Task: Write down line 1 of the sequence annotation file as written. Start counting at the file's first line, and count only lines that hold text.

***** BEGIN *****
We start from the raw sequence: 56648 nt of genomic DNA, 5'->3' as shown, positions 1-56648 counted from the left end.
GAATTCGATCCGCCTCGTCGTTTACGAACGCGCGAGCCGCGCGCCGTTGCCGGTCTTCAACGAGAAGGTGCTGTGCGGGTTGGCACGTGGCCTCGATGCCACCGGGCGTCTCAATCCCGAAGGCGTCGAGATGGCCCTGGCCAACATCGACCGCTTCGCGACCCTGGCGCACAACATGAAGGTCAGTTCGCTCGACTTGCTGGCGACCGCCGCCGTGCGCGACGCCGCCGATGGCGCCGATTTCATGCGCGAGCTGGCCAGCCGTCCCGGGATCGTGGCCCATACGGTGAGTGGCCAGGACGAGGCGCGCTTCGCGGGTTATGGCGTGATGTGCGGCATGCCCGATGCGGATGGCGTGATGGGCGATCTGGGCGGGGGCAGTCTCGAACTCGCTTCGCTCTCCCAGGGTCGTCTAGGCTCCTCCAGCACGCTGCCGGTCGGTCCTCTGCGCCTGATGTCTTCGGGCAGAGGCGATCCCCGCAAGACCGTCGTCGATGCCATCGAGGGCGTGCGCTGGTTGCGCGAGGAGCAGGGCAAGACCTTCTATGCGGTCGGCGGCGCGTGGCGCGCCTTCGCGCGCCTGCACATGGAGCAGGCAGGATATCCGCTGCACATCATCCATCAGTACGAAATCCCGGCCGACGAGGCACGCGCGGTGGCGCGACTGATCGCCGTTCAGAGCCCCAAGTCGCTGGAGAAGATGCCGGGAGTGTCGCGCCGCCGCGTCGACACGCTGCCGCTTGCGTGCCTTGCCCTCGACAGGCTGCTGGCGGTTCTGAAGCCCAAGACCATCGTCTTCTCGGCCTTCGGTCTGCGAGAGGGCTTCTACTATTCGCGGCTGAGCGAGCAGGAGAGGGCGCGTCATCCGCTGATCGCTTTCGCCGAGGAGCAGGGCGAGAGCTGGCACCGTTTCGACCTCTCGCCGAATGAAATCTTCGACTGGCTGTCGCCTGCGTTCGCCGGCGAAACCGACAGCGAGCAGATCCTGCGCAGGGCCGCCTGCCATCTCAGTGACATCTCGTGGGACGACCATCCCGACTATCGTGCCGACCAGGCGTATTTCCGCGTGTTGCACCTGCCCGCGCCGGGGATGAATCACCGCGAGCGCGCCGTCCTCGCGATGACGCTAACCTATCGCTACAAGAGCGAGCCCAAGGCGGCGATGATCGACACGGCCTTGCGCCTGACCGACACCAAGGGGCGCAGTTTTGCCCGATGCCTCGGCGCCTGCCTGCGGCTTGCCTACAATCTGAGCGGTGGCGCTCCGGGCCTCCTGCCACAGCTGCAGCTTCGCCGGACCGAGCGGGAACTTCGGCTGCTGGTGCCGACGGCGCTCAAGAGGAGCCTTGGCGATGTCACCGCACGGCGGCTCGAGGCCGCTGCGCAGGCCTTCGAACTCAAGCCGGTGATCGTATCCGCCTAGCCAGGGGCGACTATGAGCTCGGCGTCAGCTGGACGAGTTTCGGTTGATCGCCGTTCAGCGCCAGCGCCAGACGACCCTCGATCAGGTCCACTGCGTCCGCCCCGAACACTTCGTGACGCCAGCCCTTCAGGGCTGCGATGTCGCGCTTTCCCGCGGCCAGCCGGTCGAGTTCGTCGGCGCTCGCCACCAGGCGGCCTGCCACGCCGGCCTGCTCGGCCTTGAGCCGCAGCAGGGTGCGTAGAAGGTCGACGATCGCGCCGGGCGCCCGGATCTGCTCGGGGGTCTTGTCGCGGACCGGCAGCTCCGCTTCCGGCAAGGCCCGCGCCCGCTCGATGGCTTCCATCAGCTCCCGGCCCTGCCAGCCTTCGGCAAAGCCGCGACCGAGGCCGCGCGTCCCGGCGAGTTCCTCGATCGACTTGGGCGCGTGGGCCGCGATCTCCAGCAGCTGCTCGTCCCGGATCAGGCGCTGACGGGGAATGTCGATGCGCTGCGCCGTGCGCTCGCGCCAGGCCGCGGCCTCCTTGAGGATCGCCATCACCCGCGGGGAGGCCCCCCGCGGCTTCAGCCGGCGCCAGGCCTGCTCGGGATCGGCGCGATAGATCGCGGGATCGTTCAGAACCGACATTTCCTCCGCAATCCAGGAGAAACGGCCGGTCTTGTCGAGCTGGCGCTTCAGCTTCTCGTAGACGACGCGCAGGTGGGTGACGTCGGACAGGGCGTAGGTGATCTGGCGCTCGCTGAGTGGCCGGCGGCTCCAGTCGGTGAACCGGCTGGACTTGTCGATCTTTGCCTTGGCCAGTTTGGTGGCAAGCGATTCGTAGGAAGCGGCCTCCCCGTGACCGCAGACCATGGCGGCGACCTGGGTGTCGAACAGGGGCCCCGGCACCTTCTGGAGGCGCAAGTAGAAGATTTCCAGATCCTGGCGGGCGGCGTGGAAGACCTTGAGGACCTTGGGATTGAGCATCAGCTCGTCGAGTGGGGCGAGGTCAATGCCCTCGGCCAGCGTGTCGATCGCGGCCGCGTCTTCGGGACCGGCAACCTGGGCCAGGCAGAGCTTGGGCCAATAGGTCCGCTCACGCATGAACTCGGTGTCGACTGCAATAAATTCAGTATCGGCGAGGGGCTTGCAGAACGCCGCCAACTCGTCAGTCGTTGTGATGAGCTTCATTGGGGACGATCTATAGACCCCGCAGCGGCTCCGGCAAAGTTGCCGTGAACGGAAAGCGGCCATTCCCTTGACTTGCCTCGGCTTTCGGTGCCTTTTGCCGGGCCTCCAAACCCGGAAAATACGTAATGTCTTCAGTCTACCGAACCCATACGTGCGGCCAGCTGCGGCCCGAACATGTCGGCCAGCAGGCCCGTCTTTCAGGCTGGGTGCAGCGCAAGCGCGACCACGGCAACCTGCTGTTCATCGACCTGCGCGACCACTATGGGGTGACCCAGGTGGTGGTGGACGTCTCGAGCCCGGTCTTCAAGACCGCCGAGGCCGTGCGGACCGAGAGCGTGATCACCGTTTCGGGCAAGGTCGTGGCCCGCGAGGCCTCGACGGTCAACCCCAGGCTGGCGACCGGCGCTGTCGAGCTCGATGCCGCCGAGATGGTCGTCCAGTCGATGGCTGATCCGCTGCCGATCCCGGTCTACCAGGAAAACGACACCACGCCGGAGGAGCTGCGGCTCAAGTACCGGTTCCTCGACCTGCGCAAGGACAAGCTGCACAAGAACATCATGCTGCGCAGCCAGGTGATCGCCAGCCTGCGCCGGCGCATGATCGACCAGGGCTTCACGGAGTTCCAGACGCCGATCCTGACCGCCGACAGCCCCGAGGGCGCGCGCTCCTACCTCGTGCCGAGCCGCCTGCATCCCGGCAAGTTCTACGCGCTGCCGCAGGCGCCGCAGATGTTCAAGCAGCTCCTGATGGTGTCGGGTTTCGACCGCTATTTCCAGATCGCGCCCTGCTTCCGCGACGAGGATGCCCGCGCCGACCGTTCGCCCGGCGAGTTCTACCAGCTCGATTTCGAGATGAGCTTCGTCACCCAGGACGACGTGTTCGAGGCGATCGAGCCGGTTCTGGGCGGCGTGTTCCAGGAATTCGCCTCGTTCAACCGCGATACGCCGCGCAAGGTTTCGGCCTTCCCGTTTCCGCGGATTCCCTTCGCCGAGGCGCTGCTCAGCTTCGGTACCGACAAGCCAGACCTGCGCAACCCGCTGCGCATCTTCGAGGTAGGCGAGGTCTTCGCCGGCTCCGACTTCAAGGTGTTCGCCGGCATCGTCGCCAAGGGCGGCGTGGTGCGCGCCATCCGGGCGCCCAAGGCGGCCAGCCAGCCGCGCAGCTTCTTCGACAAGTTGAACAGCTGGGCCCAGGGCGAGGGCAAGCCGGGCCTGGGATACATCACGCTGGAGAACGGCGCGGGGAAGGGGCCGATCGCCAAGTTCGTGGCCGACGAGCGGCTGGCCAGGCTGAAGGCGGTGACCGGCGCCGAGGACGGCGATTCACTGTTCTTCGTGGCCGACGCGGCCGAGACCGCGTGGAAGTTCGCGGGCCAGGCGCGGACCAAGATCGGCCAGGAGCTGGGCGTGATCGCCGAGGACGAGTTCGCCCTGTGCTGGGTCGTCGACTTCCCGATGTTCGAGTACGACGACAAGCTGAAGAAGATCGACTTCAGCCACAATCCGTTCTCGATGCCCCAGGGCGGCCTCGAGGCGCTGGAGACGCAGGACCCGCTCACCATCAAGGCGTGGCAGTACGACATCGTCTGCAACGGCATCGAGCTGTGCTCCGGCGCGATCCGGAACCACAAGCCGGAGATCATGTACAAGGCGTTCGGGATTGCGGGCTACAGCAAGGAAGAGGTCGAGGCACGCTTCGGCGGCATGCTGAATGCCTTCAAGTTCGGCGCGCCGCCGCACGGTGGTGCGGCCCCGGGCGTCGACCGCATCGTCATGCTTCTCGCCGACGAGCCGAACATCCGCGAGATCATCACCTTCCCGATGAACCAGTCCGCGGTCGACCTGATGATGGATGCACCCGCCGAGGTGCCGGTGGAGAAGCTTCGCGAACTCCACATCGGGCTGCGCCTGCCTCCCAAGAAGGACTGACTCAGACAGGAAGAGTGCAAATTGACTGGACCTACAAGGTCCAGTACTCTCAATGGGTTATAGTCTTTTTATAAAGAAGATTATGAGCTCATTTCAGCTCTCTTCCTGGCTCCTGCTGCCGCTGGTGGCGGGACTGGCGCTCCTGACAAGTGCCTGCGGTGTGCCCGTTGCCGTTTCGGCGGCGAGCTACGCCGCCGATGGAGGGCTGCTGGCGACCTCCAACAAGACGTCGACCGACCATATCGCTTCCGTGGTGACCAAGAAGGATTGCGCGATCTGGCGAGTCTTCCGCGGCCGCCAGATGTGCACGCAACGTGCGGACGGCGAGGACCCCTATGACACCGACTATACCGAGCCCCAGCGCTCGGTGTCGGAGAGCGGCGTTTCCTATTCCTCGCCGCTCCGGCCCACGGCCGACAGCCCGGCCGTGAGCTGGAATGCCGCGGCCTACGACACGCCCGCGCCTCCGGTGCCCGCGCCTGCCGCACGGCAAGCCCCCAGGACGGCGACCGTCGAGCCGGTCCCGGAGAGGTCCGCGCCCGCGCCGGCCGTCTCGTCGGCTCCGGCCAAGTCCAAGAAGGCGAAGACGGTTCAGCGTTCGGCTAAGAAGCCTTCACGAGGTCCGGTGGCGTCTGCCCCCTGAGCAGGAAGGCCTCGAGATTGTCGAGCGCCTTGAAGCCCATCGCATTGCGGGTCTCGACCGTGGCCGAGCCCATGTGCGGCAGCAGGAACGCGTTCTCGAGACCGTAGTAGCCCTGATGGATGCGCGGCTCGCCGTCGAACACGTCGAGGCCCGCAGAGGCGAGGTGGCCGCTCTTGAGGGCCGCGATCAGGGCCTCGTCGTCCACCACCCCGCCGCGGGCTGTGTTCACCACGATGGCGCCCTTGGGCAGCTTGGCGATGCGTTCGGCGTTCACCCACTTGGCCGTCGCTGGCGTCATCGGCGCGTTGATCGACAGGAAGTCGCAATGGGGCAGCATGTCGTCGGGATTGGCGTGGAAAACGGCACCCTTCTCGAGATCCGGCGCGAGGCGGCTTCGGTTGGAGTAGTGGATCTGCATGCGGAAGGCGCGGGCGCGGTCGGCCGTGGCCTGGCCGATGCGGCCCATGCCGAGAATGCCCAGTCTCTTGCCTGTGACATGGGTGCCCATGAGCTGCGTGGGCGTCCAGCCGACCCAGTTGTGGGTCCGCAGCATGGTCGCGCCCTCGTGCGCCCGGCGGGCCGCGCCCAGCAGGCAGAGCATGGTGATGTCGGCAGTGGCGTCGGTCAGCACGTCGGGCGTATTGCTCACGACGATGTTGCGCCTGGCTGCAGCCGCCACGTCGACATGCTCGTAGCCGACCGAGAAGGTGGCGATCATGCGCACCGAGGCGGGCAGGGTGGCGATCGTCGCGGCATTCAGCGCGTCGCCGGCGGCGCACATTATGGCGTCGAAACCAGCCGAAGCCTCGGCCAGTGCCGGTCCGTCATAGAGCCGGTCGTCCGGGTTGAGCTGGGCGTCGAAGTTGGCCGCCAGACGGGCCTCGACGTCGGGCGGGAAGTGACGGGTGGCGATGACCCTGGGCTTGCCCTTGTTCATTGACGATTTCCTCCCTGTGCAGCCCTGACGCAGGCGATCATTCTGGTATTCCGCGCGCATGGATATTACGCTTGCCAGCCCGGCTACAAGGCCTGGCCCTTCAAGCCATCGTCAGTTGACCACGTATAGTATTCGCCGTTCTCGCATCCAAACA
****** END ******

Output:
We start from the raw sequence: 56648 nt of genomic DNA, 5'->3' as shown, positions 1-56648 counted from the left end.